ATLANTA -- Eggs that are filthy, decomposed or putrid should be deemed unedible. Things should be stacked in a way so they won't fall. And the rungs of a ladder should be uniform.
They all make common sense, but a group of senators doesn't think they should all be in state regulation books.
They are, critics say, attempts to micro-manage Georgia's businesses, and senators want to stop the practice.
"It says there are bureaucrats trying to justify their jobs by passing regulations," said Senate Minority Leader Eric Johnson, R-Savannah, who has sponsored legislation with Sens. Paul Broun, D-Athens, and Robert Lamutt, R-Marietta, to slow, and, in some cases, reduce red tape.
"There is no need for a regulation that requires that rungs on ladders be parallel or that throwing tools from one employee to another is forbidden," Johnson said. "There are even three pages of regulations that describe a legal bike pedal reflector."
But environmentalists fear the senators have a more sinister purpose: to let polluters off the hook.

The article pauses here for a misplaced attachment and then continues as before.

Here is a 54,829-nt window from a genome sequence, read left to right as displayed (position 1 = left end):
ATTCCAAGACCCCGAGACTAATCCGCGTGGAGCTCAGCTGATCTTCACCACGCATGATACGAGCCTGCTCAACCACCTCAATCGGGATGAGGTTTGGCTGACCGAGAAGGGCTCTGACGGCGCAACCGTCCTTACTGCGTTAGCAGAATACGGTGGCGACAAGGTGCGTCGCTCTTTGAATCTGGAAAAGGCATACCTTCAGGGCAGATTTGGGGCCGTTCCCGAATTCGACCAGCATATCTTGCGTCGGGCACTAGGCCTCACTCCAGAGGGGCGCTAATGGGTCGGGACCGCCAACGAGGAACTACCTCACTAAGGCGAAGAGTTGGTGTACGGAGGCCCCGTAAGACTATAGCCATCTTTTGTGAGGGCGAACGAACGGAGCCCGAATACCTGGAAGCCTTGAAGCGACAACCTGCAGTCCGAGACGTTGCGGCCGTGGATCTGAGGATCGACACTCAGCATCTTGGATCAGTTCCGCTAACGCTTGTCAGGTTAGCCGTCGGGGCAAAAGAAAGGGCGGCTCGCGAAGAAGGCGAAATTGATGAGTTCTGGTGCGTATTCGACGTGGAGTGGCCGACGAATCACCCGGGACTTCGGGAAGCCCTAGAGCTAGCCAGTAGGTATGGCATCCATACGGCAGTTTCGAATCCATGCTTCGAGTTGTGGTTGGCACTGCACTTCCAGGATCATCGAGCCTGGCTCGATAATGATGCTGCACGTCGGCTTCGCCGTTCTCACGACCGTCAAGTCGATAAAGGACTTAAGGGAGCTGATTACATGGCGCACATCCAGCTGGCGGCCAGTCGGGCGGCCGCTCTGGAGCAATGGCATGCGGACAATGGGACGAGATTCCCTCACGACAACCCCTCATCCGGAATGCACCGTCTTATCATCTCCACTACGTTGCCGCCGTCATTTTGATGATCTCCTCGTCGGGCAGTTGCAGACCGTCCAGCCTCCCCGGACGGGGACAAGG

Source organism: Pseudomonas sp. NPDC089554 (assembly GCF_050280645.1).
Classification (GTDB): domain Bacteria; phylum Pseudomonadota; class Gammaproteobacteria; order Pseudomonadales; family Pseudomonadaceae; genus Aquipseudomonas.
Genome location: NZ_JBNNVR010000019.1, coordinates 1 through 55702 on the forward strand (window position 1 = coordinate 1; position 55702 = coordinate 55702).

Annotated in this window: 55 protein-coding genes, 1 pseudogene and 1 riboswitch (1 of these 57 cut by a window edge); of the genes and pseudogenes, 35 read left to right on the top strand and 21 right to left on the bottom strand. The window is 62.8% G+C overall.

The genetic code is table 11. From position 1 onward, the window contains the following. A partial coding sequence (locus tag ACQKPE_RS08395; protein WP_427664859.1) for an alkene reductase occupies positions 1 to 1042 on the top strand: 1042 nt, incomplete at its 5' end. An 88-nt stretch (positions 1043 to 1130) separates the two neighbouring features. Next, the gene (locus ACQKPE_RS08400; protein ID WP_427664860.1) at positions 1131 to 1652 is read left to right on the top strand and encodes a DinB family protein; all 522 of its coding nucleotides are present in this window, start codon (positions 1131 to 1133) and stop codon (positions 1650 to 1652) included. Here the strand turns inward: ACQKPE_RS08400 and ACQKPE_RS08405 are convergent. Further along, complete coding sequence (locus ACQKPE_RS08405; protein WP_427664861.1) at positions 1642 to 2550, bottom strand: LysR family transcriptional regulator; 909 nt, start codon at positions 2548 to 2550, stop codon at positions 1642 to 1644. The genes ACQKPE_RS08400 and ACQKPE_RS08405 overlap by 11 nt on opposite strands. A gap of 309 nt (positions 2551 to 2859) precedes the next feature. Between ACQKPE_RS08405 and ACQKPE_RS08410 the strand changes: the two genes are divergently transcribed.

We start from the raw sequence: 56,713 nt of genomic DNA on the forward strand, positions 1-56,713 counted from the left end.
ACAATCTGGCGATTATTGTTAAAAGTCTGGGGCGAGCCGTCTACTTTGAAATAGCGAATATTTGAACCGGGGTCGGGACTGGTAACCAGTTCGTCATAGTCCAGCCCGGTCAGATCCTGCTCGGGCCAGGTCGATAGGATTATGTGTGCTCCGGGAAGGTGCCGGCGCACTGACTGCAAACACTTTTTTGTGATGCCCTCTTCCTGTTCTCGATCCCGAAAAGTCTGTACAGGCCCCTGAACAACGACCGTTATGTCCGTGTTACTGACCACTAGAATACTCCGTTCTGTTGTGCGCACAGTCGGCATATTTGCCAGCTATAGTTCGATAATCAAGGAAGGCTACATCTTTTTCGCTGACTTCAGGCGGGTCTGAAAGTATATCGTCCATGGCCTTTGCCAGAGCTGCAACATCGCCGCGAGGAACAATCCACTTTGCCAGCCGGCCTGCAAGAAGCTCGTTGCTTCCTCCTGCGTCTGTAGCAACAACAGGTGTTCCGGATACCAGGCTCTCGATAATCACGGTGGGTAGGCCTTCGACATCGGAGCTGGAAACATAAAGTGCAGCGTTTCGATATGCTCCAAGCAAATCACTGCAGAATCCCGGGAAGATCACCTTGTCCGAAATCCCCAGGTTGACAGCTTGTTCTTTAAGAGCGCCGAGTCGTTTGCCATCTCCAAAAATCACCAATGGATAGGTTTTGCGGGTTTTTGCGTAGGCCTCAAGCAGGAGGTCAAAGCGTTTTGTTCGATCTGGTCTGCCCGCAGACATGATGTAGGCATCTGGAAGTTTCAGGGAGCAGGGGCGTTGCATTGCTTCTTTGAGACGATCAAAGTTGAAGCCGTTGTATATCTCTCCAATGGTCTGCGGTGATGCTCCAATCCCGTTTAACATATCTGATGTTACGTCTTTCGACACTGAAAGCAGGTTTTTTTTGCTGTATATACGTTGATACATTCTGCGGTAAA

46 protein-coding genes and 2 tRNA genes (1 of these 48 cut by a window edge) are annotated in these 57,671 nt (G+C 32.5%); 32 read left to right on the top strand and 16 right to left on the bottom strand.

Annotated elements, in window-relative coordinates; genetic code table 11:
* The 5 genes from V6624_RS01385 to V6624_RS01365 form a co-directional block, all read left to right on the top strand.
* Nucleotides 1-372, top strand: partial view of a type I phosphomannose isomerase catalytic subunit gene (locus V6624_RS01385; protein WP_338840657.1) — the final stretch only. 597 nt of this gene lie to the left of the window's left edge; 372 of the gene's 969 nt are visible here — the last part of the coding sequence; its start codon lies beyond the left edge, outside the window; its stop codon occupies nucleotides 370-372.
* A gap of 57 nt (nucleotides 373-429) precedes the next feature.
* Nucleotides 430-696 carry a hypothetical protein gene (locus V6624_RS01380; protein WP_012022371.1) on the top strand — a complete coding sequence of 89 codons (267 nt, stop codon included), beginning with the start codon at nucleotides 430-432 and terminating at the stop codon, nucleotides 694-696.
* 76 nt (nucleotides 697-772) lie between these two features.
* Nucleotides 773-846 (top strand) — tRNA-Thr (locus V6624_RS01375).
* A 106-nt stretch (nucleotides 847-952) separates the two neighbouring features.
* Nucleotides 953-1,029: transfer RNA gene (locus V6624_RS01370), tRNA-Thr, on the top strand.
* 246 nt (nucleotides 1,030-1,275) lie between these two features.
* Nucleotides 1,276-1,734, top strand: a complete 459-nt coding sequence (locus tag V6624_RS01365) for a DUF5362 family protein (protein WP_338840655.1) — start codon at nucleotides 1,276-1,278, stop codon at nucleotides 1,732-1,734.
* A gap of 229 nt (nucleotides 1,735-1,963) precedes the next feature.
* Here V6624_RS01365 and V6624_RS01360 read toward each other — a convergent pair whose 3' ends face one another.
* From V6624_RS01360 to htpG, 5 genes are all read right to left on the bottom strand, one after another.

"It's absolutely unnecessary legislation. The reform we need in this state is for the laws to be enforced," said Mark Woodall, a Sierra Club lobbyist.
Senate Judiciary Chairman Rene Kemp, D-Hinesville, whose committee will consider the measure, said he couldn't offer an opinion because he hadn't read the bill. But he knew enough to add, "Environmentalists are against it and the Department of Natural Resources is against it."
Government regulation reform has been a hot topic among conservatives for years, but it picked up steam nationally when Republicans took control of Congress in 1994.
Legislatures across the country have considered measures similar to the bill sponsored by Johnson, Broun and Lamutt. …